• The present invention yet further relates to a method of functionalizing such an IC.
  • BACKGROUND OF THE INVENTION
  • A biosensor may be denoted as a device which may be used for the detection of an analyte that combines a biological component with a physicochemical or physical detector component.
  • For instance, a biosensor may be based on the phenomenon that capture molecules immobilized on a surface of a biosensor may selectively hybridize with target molecules in a fluidic sample, for instance when an antibody-binding fragment of an antibody or the sequence of a DNA single strand as a capture molecule fits to a corresponding sequence or structure of a target molecule. When such hybridization or sensor events occur at the sensor surface, this may change the electrical properties of the surface and the volume directly above the surface which can be detected as the sensor event.
  • Many suitable specific binding pair candidates are known per se, which are typically based on a lock-and-key type interaction between a receptor molecule and a molecule, e.g. a drug. This makes a sensing apparatus such as an assay-based apparatus particularly suitable to determine the presence or absence of specific proteins and other biological compounds such as DNA, RNA, hormones, metabolites, drugs and so on, or to determine the activity and function of active and catalytic biomolecules such as proteins, peptides, prions, enzymes, aptamers, ribozymes and deoxyribozymes. For instance, immunoassays are already used to determine the specific amount of specific proteins in body fluids to aid further diagnosis and treatment.
  • Due to advances in semiconductor technology, it has become feasible to detect single capture events on a sensing surface of such sensors. An example of such a sensor is disclosed in PCT patent application WO 2009/047703 , in which a capture molecule forms an insulating layer of a capacitor, with the plates or sensing electrodes of the capacitor formed by a conductive sensing surface and a fluid sample respectively. A capture event causes a change in the dielectric constant of the insulating layer including the volume directly above the sensor surface in which a capture event takes place, which affects the capacity of the capacitor. The change in capacitance can be measured, e.g. as a bias on a current through a transistor, as is the case in this application.
  • An alternative arrangement is disclosed in PCT patent application WO 2008/132656 , in which an extended gate field effect transistor is disclosed with capture molecules on the surface of the extended gate as the sensing electrode, such that the gate potential of the transistor can be altered by capture events.
  • Another type of biosensor that has been gaining considerable attention is an assay-type biosensor in which antibodies are bound to magnetic beads, which are attracted to a sensing surface carrying further antibodies by a magnetic force, with the analyte of interest binding the magnetic beads to the sensing surface by forming a binding pair with the antibodies and the further antibodies. Examples of such assays are for instance given in PCT patent application WO 2007/060601 , although the biosensors based on such magnetic beads are less suitable for detection at single binding event resolution. Instead, a bulk magnetic signal is detected which has a magnitude that scales with the concentration of the analyte of interest in the investigated sample.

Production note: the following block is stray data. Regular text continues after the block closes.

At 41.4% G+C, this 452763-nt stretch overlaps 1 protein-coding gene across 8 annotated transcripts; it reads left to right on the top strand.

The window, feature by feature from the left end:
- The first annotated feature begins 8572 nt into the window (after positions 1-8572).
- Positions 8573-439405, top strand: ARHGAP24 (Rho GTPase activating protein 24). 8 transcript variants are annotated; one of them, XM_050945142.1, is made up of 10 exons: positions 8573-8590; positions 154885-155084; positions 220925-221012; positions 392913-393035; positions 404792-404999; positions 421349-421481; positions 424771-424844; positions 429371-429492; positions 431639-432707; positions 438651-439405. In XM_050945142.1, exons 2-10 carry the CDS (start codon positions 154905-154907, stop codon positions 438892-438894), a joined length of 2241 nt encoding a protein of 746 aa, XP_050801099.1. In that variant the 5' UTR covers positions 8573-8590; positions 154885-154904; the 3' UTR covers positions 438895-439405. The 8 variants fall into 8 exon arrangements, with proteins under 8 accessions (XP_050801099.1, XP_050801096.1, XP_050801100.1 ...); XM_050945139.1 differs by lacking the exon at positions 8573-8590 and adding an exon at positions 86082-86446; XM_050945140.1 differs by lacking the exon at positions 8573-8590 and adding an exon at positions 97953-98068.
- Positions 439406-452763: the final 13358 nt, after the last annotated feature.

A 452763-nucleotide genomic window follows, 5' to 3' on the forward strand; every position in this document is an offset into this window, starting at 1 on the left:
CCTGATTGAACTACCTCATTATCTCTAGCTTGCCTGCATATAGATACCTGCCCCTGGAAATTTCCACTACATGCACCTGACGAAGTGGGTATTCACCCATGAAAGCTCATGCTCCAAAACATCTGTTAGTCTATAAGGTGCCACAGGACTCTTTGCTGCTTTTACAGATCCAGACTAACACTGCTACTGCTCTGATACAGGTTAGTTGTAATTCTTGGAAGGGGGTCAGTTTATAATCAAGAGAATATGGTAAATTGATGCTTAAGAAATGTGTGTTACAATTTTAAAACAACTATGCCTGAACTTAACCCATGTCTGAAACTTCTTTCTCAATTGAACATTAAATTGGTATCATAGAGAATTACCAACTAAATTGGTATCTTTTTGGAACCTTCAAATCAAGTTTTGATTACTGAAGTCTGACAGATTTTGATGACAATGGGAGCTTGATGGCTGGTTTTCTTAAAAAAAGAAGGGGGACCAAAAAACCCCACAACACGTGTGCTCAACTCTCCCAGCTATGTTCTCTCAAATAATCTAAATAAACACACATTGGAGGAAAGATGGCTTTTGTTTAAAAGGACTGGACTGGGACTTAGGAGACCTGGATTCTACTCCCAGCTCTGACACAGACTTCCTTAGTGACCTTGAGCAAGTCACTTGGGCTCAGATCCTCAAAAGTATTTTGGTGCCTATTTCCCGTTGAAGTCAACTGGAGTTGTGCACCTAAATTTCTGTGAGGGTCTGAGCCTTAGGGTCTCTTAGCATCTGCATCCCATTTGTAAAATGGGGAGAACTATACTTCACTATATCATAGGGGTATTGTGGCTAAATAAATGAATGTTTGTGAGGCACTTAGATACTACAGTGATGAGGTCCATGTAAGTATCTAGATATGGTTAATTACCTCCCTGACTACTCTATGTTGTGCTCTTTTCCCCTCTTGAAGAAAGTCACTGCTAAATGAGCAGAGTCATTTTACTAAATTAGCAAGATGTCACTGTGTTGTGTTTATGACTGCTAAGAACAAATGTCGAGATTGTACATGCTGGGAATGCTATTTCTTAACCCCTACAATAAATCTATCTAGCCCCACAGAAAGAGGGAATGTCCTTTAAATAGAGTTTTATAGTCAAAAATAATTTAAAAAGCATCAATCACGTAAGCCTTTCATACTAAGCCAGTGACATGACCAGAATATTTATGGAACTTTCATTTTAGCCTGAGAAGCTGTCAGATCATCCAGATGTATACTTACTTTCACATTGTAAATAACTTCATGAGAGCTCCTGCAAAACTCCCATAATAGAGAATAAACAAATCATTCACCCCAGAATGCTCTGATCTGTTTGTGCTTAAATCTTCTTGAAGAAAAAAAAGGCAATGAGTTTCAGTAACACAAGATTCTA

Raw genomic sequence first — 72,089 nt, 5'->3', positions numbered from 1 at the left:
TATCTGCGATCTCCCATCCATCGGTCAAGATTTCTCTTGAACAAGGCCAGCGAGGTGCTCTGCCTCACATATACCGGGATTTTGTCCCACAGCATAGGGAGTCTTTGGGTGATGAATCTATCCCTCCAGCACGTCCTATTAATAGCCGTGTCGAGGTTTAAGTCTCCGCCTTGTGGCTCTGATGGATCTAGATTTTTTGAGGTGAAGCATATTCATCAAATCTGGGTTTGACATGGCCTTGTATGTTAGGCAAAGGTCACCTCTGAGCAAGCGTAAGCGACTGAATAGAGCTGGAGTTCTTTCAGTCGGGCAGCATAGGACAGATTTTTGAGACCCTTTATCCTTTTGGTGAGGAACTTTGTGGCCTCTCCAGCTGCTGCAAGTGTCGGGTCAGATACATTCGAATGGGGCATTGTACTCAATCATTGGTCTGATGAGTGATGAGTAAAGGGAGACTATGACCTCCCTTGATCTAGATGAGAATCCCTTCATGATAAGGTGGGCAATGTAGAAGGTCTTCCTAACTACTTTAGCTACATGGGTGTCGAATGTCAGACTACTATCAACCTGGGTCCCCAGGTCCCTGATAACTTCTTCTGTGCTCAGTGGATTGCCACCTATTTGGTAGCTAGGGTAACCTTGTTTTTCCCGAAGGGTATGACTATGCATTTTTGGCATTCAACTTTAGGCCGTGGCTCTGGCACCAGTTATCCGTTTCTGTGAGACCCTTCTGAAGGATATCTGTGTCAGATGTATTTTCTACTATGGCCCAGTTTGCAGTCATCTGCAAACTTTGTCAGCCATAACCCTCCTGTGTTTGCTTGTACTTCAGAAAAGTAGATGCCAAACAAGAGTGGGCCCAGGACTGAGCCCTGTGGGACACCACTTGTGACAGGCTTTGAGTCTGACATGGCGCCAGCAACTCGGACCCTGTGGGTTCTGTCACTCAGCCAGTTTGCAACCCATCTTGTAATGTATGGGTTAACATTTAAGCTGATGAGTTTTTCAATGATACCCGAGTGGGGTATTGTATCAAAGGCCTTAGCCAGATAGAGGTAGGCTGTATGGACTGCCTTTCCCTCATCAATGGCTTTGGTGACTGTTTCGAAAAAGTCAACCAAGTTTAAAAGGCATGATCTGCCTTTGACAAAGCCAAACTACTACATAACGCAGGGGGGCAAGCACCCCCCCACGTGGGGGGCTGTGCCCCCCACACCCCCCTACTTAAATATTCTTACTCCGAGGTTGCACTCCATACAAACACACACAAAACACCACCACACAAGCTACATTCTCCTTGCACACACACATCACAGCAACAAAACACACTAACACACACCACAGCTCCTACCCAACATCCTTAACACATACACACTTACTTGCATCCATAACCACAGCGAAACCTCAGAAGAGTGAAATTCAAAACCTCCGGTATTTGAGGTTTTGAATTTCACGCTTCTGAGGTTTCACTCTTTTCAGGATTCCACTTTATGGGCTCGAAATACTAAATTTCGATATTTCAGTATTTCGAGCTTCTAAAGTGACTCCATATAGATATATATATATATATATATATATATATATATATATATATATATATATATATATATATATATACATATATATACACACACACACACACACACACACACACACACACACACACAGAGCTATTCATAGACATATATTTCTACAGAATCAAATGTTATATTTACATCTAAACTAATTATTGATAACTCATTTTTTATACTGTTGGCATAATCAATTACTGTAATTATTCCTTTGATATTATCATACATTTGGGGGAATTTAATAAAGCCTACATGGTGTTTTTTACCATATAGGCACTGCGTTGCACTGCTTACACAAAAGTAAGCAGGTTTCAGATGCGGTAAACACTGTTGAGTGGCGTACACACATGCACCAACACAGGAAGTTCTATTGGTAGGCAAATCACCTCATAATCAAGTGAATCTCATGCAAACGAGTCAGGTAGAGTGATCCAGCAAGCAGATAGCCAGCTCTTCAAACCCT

• As is for instance disclosed in WO 2008/132656 and WO 2009/047703 , it is possible to functionalize different parts of the array of biosensors with different receptor molecules such that different analytes can be detected in parallel. This is of course attractive, as it reduces the overall detection times for different analytes. However, the diversification of the functionalization of the different biosensors on the IC is not trivial due to the small sensing area of the most advanced CMOS biosensors. In order to be able to detect a specific binding event, it must be known which biosensor elements, e.g. electrode or electrodes, contains which receptor molecule. This therefore requires careful placement of the receptor molecules on the electrodes, which may be achieved by spotting techniques for instance, in which a droplet or spot of a solution that contains a specific receptor is placed on a selected part of the biosensor surface.
  • However, modern manufacturing techniques facilitate the provision of ICs that comprise biosensor arrays, e.g. arrays of electrodes that have a pitch substantially smaller than the size of such droplets, such that standard spotting techniques are unsuitable for providing individual electrodes with separate receptors. For instance, it is routinely possible to provide an area of a few hundred microns squared whereas the diameter of a single spot as provided by common spotting techniques is typically in the region of 100-300 microns, i.e. several orders too large to address individual electrodes which sizes are in the 100 nm range. These kinds of spot sizes are in the same order of magnitude than the full sensor array which would not allow to deposit different spots on one biosensor. Smaller spots may be provided e.g. by using atomic force microscope (AFM)-like tip spotting techniques such as the commercial systems of BioForce or Nanodrop, but the cost of such techniques is prohibitive for large scale industrial application. Moreover, such sensor functionalization typically takes place in a biological laboratory, where such advanced spotting technologies may not be available.